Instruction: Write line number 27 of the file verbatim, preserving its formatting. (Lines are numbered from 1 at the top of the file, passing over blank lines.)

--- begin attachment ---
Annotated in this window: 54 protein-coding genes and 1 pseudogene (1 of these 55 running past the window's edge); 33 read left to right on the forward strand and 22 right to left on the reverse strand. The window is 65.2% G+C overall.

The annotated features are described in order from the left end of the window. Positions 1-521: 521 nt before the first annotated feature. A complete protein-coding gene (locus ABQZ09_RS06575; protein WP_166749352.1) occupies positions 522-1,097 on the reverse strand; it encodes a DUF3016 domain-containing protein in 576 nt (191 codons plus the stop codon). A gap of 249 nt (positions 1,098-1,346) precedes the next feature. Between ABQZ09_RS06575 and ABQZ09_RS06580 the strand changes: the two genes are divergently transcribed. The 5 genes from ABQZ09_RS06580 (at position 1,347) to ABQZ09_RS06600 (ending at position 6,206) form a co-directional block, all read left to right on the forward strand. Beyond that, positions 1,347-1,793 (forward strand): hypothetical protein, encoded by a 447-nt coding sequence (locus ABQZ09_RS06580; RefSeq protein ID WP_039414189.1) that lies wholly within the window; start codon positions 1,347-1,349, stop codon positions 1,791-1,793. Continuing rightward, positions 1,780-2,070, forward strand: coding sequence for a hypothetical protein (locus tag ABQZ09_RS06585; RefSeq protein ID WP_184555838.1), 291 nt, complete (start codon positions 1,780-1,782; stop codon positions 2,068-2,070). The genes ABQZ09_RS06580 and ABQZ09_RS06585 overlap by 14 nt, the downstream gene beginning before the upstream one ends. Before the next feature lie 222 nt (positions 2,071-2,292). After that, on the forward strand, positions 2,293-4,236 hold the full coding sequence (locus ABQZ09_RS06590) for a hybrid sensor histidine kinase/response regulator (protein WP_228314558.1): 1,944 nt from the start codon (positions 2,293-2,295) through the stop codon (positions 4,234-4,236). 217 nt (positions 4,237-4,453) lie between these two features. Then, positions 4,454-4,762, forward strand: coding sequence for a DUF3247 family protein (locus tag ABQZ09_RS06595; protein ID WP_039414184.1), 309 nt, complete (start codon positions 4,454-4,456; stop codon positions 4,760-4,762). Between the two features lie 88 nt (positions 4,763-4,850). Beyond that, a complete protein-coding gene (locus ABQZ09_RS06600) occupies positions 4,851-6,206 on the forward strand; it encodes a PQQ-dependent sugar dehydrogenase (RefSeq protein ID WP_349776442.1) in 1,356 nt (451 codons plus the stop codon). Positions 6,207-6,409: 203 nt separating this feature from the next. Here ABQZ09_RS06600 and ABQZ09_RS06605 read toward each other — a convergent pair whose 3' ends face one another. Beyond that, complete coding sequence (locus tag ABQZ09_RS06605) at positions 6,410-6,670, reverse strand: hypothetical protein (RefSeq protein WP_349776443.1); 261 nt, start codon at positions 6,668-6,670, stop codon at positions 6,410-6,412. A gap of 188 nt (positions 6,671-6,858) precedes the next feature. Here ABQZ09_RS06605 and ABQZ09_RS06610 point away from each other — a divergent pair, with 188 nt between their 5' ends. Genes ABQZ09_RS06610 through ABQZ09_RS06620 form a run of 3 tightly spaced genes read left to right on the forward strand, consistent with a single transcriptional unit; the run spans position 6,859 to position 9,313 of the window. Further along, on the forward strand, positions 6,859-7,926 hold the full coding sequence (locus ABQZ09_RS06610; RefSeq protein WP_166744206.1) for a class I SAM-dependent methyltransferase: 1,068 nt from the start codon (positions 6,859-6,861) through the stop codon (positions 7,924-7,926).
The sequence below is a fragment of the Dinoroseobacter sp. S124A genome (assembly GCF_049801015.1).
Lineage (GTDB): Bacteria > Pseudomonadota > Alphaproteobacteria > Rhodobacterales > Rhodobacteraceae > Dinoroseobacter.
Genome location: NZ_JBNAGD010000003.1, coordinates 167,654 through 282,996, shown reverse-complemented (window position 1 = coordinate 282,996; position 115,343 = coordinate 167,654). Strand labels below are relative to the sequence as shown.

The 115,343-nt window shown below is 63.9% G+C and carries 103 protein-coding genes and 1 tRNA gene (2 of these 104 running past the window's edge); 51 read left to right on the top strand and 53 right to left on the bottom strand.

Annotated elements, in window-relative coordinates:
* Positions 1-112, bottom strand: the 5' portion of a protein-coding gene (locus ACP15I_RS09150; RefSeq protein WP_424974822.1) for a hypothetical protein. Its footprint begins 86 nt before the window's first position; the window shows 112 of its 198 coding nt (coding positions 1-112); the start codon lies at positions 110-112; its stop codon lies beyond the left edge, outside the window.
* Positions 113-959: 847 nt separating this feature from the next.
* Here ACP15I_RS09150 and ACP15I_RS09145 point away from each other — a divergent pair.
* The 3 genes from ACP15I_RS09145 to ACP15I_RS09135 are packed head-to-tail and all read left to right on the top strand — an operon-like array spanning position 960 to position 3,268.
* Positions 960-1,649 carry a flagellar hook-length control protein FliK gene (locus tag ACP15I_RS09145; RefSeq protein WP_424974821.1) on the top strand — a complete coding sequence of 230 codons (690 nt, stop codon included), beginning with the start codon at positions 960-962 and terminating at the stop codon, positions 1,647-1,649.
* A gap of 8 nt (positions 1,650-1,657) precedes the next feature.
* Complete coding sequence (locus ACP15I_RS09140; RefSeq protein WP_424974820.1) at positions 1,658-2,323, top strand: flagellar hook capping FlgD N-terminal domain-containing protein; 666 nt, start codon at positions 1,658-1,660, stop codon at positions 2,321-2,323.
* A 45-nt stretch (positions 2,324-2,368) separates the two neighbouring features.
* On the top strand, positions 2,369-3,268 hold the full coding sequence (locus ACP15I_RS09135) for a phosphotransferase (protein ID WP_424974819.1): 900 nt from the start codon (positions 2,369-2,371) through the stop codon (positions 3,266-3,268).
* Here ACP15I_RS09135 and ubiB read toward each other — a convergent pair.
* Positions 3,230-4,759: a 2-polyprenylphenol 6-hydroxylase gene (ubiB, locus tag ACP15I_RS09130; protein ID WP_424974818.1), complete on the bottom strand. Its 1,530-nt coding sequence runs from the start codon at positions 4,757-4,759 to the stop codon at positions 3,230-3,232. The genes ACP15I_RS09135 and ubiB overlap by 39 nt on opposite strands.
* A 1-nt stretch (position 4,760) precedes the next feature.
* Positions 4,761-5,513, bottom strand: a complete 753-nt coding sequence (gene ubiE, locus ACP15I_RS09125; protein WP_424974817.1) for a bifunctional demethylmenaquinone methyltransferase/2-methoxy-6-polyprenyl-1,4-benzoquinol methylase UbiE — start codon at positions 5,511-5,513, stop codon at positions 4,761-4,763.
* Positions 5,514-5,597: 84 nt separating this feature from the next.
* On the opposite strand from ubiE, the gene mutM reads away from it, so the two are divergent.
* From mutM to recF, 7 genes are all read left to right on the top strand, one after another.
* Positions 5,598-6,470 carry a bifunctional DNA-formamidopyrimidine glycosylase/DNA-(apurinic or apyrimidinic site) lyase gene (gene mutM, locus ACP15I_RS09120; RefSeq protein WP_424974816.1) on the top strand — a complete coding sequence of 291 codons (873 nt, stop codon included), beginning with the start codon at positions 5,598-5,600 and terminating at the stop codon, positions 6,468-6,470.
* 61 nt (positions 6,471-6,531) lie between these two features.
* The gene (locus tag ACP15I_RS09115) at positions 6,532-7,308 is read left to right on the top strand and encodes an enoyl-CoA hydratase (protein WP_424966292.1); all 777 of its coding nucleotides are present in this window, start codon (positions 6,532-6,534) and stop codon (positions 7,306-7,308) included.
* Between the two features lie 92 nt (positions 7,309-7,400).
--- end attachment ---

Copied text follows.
* Between the two features lie 92 nt (positions 7,309-7,400).